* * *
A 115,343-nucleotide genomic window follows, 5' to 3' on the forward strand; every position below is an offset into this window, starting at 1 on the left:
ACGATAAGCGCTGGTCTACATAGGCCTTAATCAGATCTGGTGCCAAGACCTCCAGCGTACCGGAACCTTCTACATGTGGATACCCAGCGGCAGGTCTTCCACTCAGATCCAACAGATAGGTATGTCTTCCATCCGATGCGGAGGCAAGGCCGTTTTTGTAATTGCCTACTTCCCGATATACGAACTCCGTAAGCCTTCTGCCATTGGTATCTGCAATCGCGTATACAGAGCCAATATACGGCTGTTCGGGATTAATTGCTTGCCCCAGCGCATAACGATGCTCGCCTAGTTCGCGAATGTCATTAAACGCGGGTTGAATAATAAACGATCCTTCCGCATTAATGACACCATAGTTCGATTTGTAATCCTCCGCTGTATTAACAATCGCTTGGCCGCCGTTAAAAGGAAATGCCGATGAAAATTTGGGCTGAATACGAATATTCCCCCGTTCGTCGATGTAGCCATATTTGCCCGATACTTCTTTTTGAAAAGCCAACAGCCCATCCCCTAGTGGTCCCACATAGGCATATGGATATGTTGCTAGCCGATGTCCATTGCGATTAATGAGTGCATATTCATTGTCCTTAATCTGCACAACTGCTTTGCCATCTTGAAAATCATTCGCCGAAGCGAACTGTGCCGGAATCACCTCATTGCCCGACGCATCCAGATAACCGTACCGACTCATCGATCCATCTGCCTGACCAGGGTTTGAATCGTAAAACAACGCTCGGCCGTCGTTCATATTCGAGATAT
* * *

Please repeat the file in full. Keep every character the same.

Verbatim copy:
A 115,343-nucleotide genomic window follows, 5' to 3' on the forward strand; every position below is an offset into this window, starting at 1 on the left:
ACGATAAGCGCTGGTCTACATAGGCCTTAATCAGATCTGGTGCCAAGACCTCCAGCGTACCGGAACCTTCTACATGTGGATACCCAGCGGCAGGTCTTCCACTCAGATCCAACAGATAGGTATGTCTTCCATCCGATGCGGAGGCAAGGCCGTTTTTGTAATTGCCTACTTCCCGATATACGAACTCCGTAAGCCTTCTGCCATTGGTATCTGCAATCGCGTATACAGAGCCAATATACGGCTGTTCGGGATTAATTGCTTGCCCCAGCGCATAACGATGCTCGCCTAGTTCGCGAATGTCATTAAACGCGGGTTGAATAATAAACGATCCTTCCGCATTAATGACACCATAGTTCGATTTGTAATCCTCCGCTGTATTAACAATCGCTTGGCCGCCGTTAAAAGGAAATGCCGATGAAAATTTGGGCTGAATACGAATATTCCCCCGTTCGTCGATGTAGCCATATTTGCCCGATACTTCTTTTTGAAAAGCCAACAGCCCATCCCCTAGTGGTCCCACATAGGCATATGGATATGTTGCTAGCCGATGTCCATTGCGATTAATGAGTGCATATTCATTGTCCTTAATCTGCACAACTGCTTTGCCATCTTGAAAATCATTCGCCGAAGCGAACTGTGCCGGAATCACCTCATTGCCCGACGCATCCAGATAACCGTACCGACTCATCGATCCATCTGCCTGACCAGGGTTTGAATCGTAAAACAACGCTCGGCCGTCGTTCATATTCGAGATAT